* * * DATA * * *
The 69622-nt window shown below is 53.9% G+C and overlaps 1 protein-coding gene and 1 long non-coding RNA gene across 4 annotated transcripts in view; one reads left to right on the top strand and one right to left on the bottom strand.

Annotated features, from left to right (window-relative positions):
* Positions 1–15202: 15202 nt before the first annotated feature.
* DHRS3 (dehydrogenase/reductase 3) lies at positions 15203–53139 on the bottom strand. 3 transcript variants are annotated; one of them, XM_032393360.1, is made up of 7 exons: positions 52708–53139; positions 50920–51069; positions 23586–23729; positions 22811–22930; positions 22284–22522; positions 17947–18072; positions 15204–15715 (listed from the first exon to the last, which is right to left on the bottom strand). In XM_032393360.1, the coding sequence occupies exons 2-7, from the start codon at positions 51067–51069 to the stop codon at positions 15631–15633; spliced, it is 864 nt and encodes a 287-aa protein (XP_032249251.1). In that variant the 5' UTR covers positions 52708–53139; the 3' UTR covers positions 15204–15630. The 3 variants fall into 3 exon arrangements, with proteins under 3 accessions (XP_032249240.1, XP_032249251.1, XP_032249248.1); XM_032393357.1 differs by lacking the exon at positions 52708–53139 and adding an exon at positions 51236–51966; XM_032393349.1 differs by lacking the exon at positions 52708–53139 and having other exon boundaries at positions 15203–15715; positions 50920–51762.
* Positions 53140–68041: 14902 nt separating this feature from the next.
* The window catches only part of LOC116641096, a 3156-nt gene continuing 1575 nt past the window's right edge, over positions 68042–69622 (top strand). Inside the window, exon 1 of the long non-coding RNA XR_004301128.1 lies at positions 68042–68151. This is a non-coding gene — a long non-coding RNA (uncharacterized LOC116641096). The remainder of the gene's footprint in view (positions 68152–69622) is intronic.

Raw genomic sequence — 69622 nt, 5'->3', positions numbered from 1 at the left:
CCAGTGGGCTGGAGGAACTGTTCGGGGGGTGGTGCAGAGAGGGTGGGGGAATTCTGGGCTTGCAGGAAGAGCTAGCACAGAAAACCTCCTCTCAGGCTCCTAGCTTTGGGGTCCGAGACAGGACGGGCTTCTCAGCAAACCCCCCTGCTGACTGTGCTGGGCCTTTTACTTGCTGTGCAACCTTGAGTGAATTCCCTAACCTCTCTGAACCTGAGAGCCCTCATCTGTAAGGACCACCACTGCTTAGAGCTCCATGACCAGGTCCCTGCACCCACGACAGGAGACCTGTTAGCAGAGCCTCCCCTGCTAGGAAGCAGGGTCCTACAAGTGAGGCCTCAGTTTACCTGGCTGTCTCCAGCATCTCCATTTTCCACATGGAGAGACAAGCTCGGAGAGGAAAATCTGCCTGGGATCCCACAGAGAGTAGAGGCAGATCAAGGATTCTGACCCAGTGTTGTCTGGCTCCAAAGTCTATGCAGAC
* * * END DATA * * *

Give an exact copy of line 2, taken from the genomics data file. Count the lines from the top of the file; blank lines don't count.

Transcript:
Annotated features, from left to right (window-relative positions):